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2014 was a big year for research on CommCare! Below is a list of 15 peer-reviewed publications and online reports that came out this year. Dimagi led some of this research, but the majority was led by our partners, including Pathfinder International, Catholic Relief Services, and University of Cape Town, in addition to independent research assistants. See below for all publications about CommCare this year, including short summaries. You can also check out the original CommCare Evidence Base here

Nicola Dell, Ian Francis, Haynes Sheppard, Raiva Simbi, Gaetano Borriello. Field Evaluation of a Camera-Based Mobile Health System in Low-Resource Settings. 16th International Conference on Human-Computer Interaction with Mobile Devices and Services (MobileHCI ’14). September 22-26 2014, Toronto, Canada. [Paper]

  • Over a two month period health workers captured and transmitted 1828 malaria tests using Commare with only 114 (6.2%) identified as having errors. The median time it took to capture and process the test and record patient data was 1.5 min. Strong agreement wsa demonstrated between the system’s computed diagnoses and trained health workers’ visual diagnoses, which suggests that the system could aid disease diagnosis in a variety of scenarios.

Bhavsar, M., Grijalva, K. From paper to Mobile: Design Considerations for Field Level Worker Programs. Mobile Communication For Development Conference. April 2014. Dakar, Senegal. [Paper]

  • Drawing from survey of 34 CommCare users in India to present a mobile design framework. Demonstrates that “when a mobile tool like CommCare is deployed, “the effect on the program extends beyond the tool, acting as a forcing function for wide program and organizational level change.”

Mobile Technology Strengthens Behavior Change Communication and Referrals by Community Health Workers for Maternal, Newborn, and Child Health in Rural Afghanistan. World Vision, 2014 [Report]

  • After 20 months in the intervention, mothers in the intervention areas were found more likely to have developed a birth plan (76% vs. 63%); to have had at least one a ANC)visit (73% vs. 53%); and to know at least two danger signs (71% vs. 58%), and delivered in a facility (58% vs. 47%).  Mothers in the intervention area were significantly more likely than mothers in the comparison group to have had a CHW coordinate referral to a facility (17% vs. 5%).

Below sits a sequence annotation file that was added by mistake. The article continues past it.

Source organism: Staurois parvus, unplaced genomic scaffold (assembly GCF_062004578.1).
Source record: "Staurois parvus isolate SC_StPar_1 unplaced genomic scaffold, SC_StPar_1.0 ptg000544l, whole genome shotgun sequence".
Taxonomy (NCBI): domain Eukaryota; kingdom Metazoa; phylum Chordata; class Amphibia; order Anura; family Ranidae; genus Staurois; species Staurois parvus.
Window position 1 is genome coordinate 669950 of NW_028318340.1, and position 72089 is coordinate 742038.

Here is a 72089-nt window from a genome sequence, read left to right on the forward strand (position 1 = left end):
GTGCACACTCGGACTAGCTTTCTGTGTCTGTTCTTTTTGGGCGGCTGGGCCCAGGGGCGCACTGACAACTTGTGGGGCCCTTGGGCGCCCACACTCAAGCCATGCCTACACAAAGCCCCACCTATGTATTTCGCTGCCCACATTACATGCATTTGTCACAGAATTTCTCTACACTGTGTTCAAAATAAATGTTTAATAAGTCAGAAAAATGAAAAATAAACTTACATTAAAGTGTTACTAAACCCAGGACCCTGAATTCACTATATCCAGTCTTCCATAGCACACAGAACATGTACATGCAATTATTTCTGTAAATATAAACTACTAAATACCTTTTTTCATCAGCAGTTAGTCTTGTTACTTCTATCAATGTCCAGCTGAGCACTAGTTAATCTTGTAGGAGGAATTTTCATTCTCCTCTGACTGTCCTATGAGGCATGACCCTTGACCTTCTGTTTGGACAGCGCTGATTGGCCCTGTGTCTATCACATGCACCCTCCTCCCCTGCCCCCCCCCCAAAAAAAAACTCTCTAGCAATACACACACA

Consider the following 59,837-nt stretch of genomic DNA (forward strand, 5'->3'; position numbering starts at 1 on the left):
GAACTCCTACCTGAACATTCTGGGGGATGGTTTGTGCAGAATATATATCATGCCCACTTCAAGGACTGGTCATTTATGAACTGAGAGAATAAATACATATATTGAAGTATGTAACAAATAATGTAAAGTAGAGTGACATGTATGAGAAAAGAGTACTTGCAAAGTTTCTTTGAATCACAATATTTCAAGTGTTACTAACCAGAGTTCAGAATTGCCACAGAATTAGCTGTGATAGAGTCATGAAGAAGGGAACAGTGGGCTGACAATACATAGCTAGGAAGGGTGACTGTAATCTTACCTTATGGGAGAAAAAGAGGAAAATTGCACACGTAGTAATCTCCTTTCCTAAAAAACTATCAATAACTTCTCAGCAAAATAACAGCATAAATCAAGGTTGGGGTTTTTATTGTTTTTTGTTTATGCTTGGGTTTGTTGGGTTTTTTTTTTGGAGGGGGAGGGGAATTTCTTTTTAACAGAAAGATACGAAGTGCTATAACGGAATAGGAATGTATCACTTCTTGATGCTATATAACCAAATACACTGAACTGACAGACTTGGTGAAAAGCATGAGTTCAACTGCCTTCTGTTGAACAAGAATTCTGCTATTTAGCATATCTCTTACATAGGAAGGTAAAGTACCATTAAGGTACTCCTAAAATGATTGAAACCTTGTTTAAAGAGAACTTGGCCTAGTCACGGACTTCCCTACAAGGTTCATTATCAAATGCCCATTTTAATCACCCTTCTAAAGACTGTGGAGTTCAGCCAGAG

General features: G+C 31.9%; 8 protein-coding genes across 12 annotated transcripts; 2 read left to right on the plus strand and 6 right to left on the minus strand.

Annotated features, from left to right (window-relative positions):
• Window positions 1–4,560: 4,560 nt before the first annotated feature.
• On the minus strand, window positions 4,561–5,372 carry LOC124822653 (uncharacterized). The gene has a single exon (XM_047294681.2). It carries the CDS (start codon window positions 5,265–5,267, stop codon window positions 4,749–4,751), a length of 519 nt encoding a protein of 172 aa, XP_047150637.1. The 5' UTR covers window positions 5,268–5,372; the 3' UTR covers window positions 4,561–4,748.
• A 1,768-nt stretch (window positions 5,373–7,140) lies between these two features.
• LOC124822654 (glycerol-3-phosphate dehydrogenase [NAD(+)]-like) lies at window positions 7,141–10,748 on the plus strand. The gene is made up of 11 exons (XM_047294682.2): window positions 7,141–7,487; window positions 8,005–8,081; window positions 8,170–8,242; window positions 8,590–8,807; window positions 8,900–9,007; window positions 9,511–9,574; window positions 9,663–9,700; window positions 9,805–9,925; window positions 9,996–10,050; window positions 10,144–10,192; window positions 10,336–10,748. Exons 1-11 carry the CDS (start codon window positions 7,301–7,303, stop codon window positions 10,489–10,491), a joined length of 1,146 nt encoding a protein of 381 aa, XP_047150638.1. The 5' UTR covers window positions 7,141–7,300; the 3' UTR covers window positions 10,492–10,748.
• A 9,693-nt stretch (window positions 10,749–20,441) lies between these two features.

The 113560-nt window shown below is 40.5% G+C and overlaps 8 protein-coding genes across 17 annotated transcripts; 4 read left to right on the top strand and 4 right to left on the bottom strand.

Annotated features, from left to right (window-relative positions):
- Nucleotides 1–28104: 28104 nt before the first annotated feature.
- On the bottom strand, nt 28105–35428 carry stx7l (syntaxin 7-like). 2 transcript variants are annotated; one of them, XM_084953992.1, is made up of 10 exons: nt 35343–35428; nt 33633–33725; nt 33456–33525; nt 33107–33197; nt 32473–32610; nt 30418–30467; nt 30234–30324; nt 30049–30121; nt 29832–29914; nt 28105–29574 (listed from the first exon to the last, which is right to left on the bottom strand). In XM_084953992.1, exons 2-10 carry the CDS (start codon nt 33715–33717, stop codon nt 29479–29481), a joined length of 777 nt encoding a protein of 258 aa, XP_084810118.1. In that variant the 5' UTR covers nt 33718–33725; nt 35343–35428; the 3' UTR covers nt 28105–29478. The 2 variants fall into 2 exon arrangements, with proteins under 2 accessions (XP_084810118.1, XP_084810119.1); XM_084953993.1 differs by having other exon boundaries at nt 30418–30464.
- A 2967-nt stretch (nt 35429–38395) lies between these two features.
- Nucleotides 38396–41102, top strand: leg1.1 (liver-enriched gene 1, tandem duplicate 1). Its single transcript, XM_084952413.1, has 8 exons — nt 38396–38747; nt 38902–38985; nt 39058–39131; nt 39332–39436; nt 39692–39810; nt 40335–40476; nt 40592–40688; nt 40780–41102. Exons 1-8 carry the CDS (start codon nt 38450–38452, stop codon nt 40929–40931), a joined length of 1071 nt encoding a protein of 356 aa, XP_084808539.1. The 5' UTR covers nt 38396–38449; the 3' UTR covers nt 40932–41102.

Anju Sinha. Feasibility of Cell Phones as Data Collection Tools in a Pediatric HIV Disease Burden Estimation Study in a District in India. IEA World Congress of Epidemiology. August 17-21, 2014, Anchorage, Alaska. [Poster]

  • Feasibility study of transitioning community-based studies from paper based forms to the use of CommCare as a data collection tool. CommCare was shown to improve data transfer in real time, and prompted reporting using SMS alerts.

Schuttner Linnaea, Sindano Ntazana, Theis Mathew, Zue Cory, Joseph Jessica, Chilengi Roma, Chi Benjamin H., Stringer Jeffrey S.A., and Chintu Namwinga. A Mobile Phone-Based, Community Health Worker Program for Referral, Follow-Up, and Service Outreach in Rural Zambia: Outcomes and Overview. Telemedicine and e-Health. August 2014, 20(8): 721-728. doi:10.1089/tmj.2013.0240. [Paper]

  • CommCare demonstrates feasibility of planned aspects of surveillance and outreach in  a clinical rural setting. From January to April 2011, 24 Community Health Workers (CHWs) surveyed 6,197 households with 33,305 inhabitants. Of 15,539 clinic visits, 1,173 (8%) had a follow-up visit indicated and transmitted via a mobile phone to designated CHWs. CHWs performed one or more follow-ups on 74% (n=871) of active requests and obtained outcomes on 63% (n=741). From all community visits combined, CHWs referred 840 individuals to a clinic.

R Kanter, J Alvey, D Fuentes. Creation of mobile-phone application for assessing supermarket offerings for Guatemalan-based exploration of the Nutrient Environment Measurement Survey-Stores (255.1). The FASEB Journal, April 2014.  [Paper]

  • The NEMS-S CommCare app provides for more rapid data collection, with equivalent reliability and validity when compared to the NEMS-S paper version. It has the advantages over a paper-based survey of  the capability of multiple languages and concomitant data entry

Surka S, Edirippulige S, Steyn K, Gaziano T, Puoane T, Levitt N. Evaluating the use of mobile phone technology to enhance cardiovascular disease screening by community health workers. Int J Med Inform.2014;83(9):648–654. doi: 10.1016/j.ijmedinf.2014.06.008. [Paper]

  • A study in South Africa found that FLWs that use paper- based tools during trainings for cardiovascular disease screening (CVD) took four times longer to complete than the trainings where FLWs used CommCare (12.25 hours compared to 3 hours). When it came to the actual screening of clients, it took FLWs using the paper tool an average of 36 minutes to complete one screening, compared to 21 minutes for a FLW using CommCare.